Electrical & Computer Engineering, Department of


Date of this Version



IEEE Industry Applications Magazine, July/August , www.IEEE.Org/Ias


Copyright 2012 IEEE


Historically, Power Semiconductor devices have been divided into three broad categories: diodes, transistors, and thyristors. Although modern devices can be classified in this way, there is an increasing overlap in device design and function. Also semiconductors, such as silicon carbide (SiC), gallium nitride (GaN), and other materials, as well as novel device designs have increased the suitability and broadened the applications of semiconductor switches in megawatt (MW) power conversion circuits and systems.

Modern Transistors

Transistors include the traditional power bipolar (nonsilicon materials being considered for the future), power metal-oxide-semiconductor field-effect transistors (MOSFETs), and hybrid devices that have some aspect of a control FET element integrated with a bipolar structure, such as an insulated-gate bipolar transistor (IGBT). Because of power limitations, MOSFETs are not used in MW drives and converter circuits. Thyristors are three-terminal devices that have a four-layer structure (typically, three p-n junctions) for the main power handling section of the device. All transistors and thyristor types are controllable and can be switched from a forward-blocking state (little or no current flows) into a forward-conduction state (large forward current flows). Transistors and most modern thyristors [except silicon-controlled thyristors (SCRs)] are also controllable in switching from a forward conduction back into a forward-blocking state. Some thyristors are able to block forward and reverse voltages (symmetric blocking) when compared with others that only block voltage in forward direction (asymmetric blocking). Transistor-type devices are generally asymmetric components, though some work on symmetric IGBTs has also been done [1].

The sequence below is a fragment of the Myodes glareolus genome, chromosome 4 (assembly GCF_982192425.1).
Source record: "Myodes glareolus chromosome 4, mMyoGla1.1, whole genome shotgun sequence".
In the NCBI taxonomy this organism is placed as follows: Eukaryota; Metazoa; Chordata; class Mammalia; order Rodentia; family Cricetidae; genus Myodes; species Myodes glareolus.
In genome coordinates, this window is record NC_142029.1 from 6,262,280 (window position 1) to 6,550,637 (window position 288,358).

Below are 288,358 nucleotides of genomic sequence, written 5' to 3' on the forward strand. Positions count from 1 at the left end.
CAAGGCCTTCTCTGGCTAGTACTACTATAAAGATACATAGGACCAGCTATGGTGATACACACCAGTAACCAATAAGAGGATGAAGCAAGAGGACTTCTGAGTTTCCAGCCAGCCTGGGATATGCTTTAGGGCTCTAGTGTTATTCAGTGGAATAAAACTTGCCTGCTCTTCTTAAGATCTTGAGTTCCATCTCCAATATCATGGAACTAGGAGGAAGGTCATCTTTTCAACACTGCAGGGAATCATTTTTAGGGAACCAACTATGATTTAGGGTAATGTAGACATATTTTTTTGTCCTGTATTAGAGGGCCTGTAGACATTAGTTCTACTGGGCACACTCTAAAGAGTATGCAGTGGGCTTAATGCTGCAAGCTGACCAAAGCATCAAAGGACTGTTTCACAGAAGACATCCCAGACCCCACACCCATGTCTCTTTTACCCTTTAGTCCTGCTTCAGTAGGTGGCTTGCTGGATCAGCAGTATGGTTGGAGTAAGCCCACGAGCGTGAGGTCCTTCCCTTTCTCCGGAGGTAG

Basic Design of Power Devices

Modern bipolar power devices are designed around a common theme: the p-i-n structure (approximated as p+-n-- n+), as shown in Figure 1, during the off-state or blocking condition of full applied voltage. One of the desirable attributes of a high-power switch is the ability to withstand (block) large off-state voltages. The relationship between the maximum sustainable blocking voltage, VBlk, and impurity (dopant) concentration in the center region (base), Nbase, is given in

VBlk α N-.75 base